Urban Flight – A Lawyer Reads Coach Meyer’s Apology Letter

Today, August 3, at the very tail end of the Friday news cycle, Ohio State University Head Football Coach Urban Meyer, embroiled in a domestic violence controversy that threatens to end his career (and which has already resulted in paid administrative leave), released a statement in which, among other things, he denies wrongdoing, asserts that he acted “appropriately”, and laments the sorrow he feels for “the toll the events of the past week have taken”.

While much remains unclear about Coach Meyer’s actions, the actions of his wide receivers coach Zach Smith, and what will result from Ohio State’s “independent” investigation, what is abundantly clear is that Meyer has taken this course of action under advise of counsel (and one expects, PR crisis management teams) in an effort to retain his job in our modern “zero tolerance” environment.

Since I happen to be a lawyer (and have crafted a crisis communication or two in my time), let’s dive in to what he’s decided to say at this time (on a Friday…after 4 PM).

 The Statement

Dear Buckeye Nation:

My heart is heavy today as I witness the toll that events of the past week have taken on the Buckeye family and the university community that I love so dearly.

  • “I’m a Buckeye observing these tragic, uncontrollable events from afar as you are.  Did I mention I’m a Buckeye?”.

This is fine, he’s reminding his faithful base of his allegiance, and also using passive terminology to indicate that he has been as “swept away” as they are due to events outside his control.

When I stand before the 105 young men in our football program and talk about core values and doing the right thing and respecting women, it is not lip-service.  I genuinely believe that we have an obligation to help develop the young men in our charge into positive change agents and that responsibility rests with me.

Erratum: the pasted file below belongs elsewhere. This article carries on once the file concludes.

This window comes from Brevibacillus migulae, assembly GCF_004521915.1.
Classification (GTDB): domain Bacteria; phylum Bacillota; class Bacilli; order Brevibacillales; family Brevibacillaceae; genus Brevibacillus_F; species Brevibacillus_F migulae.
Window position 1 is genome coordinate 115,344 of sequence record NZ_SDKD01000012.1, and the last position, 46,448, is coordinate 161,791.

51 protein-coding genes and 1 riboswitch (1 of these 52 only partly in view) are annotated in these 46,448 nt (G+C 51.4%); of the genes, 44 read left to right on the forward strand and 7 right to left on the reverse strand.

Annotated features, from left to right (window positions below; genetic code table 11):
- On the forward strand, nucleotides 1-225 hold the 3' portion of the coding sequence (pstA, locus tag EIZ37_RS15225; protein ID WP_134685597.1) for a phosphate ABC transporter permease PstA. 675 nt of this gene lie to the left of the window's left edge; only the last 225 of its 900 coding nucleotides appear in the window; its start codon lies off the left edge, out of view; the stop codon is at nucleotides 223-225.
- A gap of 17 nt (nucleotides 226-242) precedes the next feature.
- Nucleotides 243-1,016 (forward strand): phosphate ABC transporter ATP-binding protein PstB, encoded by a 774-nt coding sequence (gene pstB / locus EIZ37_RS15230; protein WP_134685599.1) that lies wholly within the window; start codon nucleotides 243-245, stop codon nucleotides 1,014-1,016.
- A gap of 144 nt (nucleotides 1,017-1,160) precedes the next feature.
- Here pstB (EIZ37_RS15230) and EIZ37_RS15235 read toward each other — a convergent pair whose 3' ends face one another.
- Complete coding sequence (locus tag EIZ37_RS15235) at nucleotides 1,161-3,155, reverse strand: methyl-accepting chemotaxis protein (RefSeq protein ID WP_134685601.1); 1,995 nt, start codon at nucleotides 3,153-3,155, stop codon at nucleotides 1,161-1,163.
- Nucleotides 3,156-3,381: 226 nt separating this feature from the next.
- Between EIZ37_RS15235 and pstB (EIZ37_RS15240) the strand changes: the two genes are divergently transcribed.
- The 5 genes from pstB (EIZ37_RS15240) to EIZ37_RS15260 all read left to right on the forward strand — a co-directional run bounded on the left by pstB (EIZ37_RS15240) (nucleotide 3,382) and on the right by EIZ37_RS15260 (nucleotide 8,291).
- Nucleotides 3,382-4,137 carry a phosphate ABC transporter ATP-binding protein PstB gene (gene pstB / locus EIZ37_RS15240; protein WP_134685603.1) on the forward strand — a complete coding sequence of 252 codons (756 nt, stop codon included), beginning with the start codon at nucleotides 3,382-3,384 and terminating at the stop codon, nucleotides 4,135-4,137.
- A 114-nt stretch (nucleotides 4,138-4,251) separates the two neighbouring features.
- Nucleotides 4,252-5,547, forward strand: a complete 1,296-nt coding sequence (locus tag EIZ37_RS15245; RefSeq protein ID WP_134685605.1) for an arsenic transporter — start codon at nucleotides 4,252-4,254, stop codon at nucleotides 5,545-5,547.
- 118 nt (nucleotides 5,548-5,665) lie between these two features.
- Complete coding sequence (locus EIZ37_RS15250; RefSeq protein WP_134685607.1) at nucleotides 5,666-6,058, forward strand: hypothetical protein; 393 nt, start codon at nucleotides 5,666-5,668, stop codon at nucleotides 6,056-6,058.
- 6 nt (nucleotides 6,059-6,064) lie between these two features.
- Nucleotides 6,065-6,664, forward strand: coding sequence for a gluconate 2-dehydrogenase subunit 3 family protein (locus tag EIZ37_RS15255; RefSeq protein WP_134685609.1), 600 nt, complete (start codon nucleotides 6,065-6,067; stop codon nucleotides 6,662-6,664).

• “Not only am I a Buckeye, I’m the damn head football coach of the Buckeyes!  I’m also a good person, and would never use the platitudes I cite in press conferences and places like the OSU locker room solely as cover for nefarious acts.  I believe what I preach.”

Again, we have a “remember who I am” including a call to “remember” all the nice things Coach Meyer regularly says, in particular, about respecting women.

OSUFB 7-23

Over the past several days, I have been portrayed as being indifferent to domestic violence and as someone who did not take appropriate action, when warranted.

Note the “portrayed”.

  • “I am not this person.”  “This is simply how nefarious actors bent on my destruction have chosen to describe me.”

He is again using language carefully to imply both passivity in the events of the last week, as well as neglectful “others” who seek not the truth, but only his damnation.

While over three decades of coaching I have learned to ignore how others define me, I do feel it necessary to share the truth with the Buckeye family.

Doubling down now on the “nefarious other” concept.

  • “Only I know of ‘the truth’, and I will now share it with you.”

Here is the truth: While at the University of Florida, and now at The Ohio State University, I have always followed proper reporting protocols and procedures when I have learned of an incident involving a student-athlete, coach or member of our staff by elevating the issues to the proper channels.

  • “I have always done what I am supposed to.”

Interesting line in the sand here, as it is a falsifiable claim (and there will certainly be reporters interested in making their hay by falsifying it).  Counsel may have been reluctant to allow him to say something so factual and universal.

Its inclusion is of particular interest.

And, I did so regarding the Zach Smith incident in 2015.  I take that responsibility very seriously and any suggestion to the contrary is simply false.

This in direct contradiction to what Coach Meyer claimed at Big Ten Media days last week.  He was lying then, or he is lying now.

UM Statements.png

From  SBNation, “What we know about Urban Meyer’s handling of Zach Smith’s abuse allegations

The power of what I say and how I say it, especially regarding sensitive and serious domestic issues, has never been more evident than now.

Honestly, this is gobbledygook (what we lawyers might call a “water sandwich”) intended to express a certain “sincerity” in recognizing the importance of domestic violence issues without saying much of anything.